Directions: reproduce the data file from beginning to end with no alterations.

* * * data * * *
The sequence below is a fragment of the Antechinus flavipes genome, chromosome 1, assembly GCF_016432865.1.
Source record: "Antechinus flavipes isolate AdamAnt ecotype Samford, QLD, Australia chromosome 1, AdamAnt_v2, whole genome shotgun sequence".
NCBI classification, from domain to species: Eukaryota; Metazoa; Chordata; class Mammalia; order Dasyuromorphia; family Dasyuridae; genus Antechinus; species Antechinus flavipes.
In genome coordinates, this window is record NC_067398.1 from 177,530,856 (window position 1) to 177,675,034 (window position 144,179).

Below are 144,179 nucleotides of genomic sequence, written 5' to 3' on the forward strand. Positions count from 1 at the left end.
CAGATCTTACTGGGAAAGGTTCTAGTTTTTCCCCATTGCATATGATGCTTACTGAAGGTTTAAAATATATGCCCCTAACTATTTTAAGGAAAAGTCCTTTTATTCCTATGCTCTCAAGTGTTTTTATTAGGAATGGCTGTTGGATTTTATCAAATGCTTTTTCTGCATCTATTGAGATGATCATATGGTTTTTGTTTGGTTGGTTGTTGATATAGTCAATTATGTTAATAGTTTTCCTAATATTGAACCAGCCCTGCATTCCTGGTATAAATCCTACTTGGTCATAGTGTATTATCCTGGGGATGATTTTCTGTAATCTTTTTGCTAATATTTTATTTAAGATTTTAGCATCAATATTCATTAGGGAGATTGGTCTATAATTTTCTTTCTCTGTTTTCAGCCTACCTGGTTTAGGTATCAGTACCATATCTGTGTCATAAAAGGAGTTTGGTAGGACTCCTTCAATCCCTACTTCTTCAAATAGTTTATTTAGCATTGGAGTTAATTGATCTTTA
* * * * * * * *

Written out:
The sequence below is a fragment of the Antechinus flavipes genome, chromosome 1, assembly GCF_016432865.1.
Source record: "Antechinus flavipes isolate AdamAnt ecotype Samford, QLD, Australia chromosome 1, AdamAnt_v2, whole genome shotgun sequence".
NCBI classification, from domain to species: Eukaryota; Metazoa; Chordata; class Mammalia; order Dasyuromorphia; family Dasyuridae; genus Antechinus; species Antechinus flavipes.
In genome coordinates, this window is record NC_067398.1 from 177,530,856 (window position 1) to 177,675,034 (window position 144,179).

Below are 144,179 nucleotides of genomic sequence, written 5' to 3' on the forward strand. Positions count from 1 at the left end.
CAGATCTTACTGGGAAAGGTTCTAGTTTTTCCCCATTGCATATGATGCTTACTGAAGGTTTAAAATATATGCCCCTAACTATTTTAAGGAAAAGTCCTTTTATTCCTATGCTCTCAAGTGTTTTTATTAGGAATGGCTGTTGGATTTTATCAAATGCTTTTTCTGCATCTATTGAGATGATCATATGGTTTTTGTTTGGTTGGTTGTTGATATAGTCAATTATGTTAATAGTTTTCCTAATATTGAACCAGCCCTGCATTCCTGGTATAAATCCTACTTGGTCATAGTGTATTATCCTGGGGATGATTTTCTGTAATCTTTTTGCTAATATTTTATTTAAGATTTTAGCATCAATATTCATTAGGGAGATTGGTCTATAATTTTCTTTCTCTGTTTTCAGCCTACCTGGTTTAGGTATCAGTACCATATCTGTGTCATAAAAGGAGTTTGGTAGGACTCCTTCAATCCCTACTTCTTCAAATAGTTTATTTAGCATTGGAGTTAATTGATCTTTA